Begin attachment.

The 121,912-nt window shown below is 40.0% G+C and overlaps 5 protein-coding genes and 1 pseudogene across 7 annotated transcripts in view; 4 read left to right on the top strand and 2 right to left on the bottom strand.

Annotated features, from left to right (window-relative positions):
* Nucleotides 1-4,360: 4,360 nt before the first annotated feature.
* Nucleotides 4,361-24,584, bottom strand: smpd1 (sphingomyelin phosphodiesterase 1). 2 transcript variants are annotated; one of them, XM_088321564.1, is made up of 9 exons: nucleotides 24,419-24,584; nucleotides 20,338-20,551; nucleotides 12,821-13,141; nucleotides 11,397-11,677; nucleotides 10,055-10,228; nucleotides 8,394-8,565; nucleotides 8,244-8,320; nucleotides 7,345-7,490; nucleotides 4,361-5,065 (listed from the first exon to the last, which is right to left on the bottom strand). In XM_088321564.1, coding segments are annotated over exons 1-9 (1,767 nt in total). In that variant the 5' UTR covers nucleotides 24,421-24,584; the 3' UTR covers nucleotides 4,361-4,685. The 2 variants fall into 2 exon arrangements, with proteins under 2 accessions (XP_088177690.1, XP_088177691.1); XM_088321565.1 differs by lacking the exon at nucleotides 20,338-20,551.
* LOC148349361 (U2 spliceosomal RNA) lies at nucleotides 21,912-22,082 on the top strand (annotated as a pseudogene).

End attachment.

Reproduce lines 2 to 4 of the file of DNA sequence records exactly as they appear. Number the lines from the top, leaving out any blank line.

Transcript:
Annotated features, from left to right (window-relative positions):
* Nucleotides 1-4,360: 4,360 nt before the first annotated feature.
* Nucleotides 4,361-24,584, bottom strand: smpd1 (sphingomyelin phosphodiesterase 1). 2 transcript variants are annotated; one of them, XM_088321564.1, is made up of 9 exons: nucleotides 24,419-24,584; nucleotides 20,338-20,551; nucleotides 12,821-13,141; nucleotides 11,397-11,677; nucleotides 10,055-10,228; nucleotides 8,394-8,565; nucleotides 8,244-8,320; nucleotides 7,345-7,490; nucleotides 4,361-5,065 (listed from the first exon to the last, which is right to left on the bottom strand). In XM_088321564.1, coding segments are annotated over exons 1-9 (1,767 nt in total). In that variant the 5' UTR covers nucleotides 24,421-24,584; the 3' UTR covers nucleotides 4,361-4,685. The 2 variants fall into 2 exon arrangements, with proteins under 2 accessions (XP_088177690.1, XP_088177691.1); XM_088321565.1 differs by lacking the exon at nucleotides 20,338-20,551.